Smoky Mountain Book Review on "Gimme Shelter"

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Gimme Shelter - Book Review

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The following is one of fourteen lively personal essays from Trial by Trail (University of Tennessee Press, Knoxville, 1996) in which Johnny Molloy describes the adventures by which he came of age as a backpacker. Born a "flatlander" in Memphis, he first visited the Smokies while attending the University of Tennessee-Knoxville in the 1980s. Initially, he treated the park as a personal playground-a place to cut loose, break rules, and act irresponsibly. After many hiking excursions, however, he gained a more profound appreciation of the mountains, becoming an avid park volunteer intent on the protection and improvement of the area. He grew, as he puts it, both as an outdoor adventurer and as a human being.

Book Review

PIN OAK GAP TO LAUREL GAP - After ten-hour night shifts tending bar at a raucous campus saloon, veteran backpacker Bob Davis and I decided to rest up a while at Pin Oak Gap, our departure point, before we struck off on our adventure. The gap is difficult to get to from my home base, Knoxville, Tennessee. Located on the winding Round Bottom Road on the North Carolina side of the Smokies, this spot marks the southern terminus of the Balsam Mountain Trail. We had crossed the Smokies via Newfound Gap Road in the night, turning onto the Blue Ridge Parkway and then back into the park on Balsam Mountain Road, which then turns into Round Bottom Road and passes through Pin Oak Gap. Around 5:30 A.M., we arrived at the gap, pulled out our sleeping bags, and slept beside the truck. Bob woke me just before noon. I knew by looking at him that he was ready to hike. Below his droopy walrus mustache he wore a secretive smile, and his glasses were pushed to the back of his nose - the signal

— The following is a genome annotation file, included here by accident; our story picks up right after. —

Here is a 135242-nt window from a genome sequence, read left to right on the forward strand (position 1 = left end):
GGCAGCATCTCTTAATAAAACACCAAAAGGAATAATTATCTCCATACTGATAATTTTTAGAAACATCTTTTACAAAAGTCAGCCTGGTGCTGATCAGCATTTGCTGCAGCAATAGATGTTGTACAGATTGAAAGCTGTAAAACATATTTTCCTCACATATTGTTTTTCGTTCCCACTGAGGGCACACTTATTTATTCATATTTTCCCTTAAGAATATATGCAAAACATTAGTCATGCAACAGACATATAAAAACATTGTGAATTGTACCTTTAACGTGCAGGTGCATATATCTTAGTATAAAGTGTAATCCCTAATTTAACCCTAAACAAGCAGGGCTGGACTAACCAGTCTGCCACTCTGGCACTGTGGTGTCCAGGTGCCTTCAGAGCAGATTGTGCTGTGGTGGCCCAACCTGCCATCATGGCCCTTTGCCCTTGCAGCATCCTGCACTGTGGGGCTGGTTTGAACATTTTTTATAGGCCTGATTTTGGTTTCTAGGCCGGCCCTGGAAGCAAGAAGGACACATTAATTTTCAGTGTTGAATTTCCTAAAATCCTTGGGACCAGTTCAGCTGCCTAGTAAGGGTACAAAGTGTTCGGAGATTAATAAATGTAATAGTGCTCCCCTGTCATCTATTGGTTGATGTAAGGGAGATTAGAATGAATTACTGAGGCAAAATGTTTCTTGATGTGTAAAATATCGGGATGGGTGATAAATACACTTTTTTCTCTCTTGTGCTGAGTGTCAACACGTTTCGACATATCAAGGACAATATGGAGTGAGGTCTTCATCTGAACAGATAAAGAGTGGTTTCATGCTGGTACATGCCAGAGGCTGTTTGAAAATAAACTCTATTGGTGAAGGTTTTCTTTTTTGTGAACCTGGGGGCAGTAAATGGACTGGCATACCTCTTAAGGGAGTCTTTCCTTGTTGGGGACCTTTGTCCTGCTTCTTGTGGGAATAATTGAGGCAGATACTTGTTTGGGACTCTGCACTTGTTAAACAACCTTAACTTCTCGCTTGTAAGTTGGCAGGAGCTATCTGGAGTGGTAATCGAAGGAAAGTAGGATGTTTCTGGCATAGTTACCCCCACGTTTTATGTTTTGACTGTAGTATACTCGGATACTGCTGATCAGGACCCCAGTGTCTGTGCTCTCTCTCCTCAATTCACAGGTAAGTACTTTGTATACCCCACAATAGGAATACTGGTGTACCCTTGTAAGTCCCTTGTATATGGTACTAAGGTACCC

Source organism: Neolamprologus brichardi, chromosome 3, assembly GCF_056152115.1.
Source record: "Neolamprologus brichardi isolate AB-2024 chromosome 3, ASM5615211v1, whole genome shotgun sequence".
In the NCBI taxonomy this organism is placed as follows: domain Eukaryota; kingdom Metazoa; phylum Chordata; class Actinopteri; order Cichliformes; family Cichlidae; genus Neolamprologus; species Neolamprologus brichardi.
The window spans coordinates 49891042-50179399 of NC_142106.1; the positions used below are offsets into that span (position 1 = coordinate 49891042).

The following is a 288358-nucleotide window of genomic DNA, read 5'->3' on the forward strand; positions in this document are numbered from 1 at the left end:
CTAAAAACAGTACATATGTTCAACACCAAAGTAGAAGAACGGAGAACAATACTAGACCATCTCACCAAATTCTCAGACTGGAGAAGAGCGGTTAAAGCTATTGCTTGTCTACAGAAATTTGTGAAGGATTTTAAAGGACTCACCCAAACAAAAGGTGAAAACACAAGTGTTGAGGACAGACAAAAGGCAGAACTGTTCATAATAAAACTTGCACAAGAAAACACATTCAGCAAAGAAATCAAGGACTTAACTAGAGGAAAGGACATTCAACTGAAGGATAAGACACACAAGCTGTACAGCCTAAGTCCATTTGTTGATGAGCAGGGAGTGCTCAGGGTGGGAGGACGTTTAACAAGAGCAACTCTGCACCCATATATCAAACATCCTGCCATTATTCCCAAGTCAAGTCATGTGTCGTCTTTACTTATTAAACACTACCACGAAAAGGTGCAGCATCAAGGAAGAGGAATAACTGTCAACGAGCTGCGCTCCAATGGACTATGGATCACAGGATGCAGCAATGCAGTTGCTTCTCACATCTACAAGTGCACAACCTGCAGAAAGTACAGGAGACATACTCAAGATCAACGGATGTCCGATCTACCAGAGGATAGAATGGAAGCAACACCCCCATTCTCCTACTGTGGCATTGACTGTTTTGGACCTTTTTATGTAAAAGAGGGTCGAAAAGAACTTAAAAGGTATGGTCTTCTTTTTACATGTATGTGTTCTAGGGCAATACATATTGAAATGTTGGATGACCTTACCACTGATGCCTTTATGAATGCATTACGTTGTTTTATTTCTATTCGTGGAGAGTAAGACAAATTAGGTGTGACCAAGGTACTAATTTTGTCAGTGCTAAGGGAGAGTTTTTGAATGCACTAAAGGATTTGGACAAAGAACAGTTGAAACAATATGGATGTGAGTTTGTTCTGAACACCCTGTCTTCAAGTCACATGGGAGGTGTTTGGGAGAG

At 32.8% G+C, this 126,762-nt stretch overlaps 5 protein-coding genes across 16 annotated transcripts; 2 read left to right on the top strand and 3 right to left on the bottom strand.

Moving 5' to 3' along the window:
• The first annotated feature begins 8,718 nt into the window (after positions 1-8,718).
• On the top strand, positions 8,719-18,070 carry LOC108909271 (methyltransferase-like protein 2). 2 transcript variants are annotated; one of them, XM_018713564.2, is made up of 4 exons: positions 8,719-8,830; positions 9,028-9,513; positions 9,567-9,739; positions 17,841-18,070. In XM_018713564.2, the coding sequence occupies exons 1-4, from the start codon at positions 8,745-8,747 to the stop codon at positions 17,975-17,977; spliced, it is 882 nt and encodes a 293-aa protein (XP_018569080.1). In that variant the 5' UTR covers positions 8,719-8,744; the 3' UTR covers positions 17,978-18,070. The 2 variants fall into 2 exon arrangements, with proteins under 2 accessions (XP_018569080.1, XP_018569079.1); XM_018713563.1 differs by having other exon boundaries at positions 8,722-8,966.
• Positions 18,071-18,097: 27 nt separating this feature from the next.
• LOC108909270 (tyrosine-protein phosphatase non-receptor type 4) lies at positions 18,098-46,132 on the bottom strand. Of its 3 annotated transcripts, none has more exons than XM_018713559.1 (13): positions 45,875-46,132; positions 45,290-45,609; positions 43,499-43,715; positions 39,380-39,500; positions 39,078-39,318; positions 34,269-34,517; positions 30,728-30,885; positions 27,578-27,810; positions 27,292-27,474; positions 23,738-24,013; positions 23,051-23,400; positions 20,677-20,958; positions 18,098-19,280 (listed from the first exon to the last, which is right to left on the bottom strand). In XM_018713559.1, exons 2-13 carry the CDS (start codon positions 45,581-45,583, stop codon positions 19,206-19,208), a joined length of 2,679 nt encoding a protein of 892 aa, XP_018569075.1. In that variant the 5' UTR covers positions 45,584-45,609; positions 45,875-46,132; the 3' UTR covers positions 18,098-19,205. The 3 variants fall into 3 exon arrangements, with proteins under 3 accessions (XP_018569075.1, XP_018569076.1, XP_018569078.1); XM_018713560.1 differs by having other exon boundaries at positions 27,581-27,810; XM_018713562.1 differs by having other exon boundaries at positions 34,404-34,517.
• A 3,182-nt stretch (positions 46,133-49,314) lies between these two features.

that he is ready to go. The clear, crisp day signaled the arrival of autumn. The long hazy days of summer, when the sun heats the heavy, humid air, forming monstrous thunderheads, were just a memory in this neck of the woods. The cloudless cobalt blue sky afforded awesome mountain panoramas. It was simply a great day to hike. My new Vasque boots felt as comfortable as the refreshing breeze when I slid them on and prepared for the climb of four and a half miles to Laurel Gap shelter.

Summer had peaked. The leaves on the trees would never be greener and, at five thousand feet, even the days would start to cool soon. Half a mile beyond the truck, we left the old logging road upon which we were walking. Bob maintained his usual snail's pace, stopping every now and then to wipe the moisture from his glasses and then push them back on his nose. I tried to hold back, but I was giving the new boots a run for their money as Bob and I passed through a couple of dark and shady hemlock stands to climb to Ledge Bald, now overgrown.

We continued down the trail, to arrive at Beech Gap, on Balsam Mountain. During pre-park days, this was the location of a logging camp. In fact, over 65 percent of the Smokies were harvested for timber. This particular spot has recovered well from its scalping. Even the beech trees are back. They sometimes occur in nearly pure stands in high, windy gaps. It is thought that they may produce a chemical that discourages spruce and fir from growing in these gaps. These second-growth forests lack the splendor of virgin old-growth woods, but they are attractive in their own right. The current beech trees may have survived the logger but now face a new threat, an exotic bug known as the beech scale insect. Less than half of the mature beech trees are left in New England, where the beech scale insect has been active since the turn of the century. Found in the Smokies in August 1993, the trees of this park probably will suffer similarly. As of now, there is no way to stop the bug, but some trees in the North are resisting this European invader, offering hope for the future.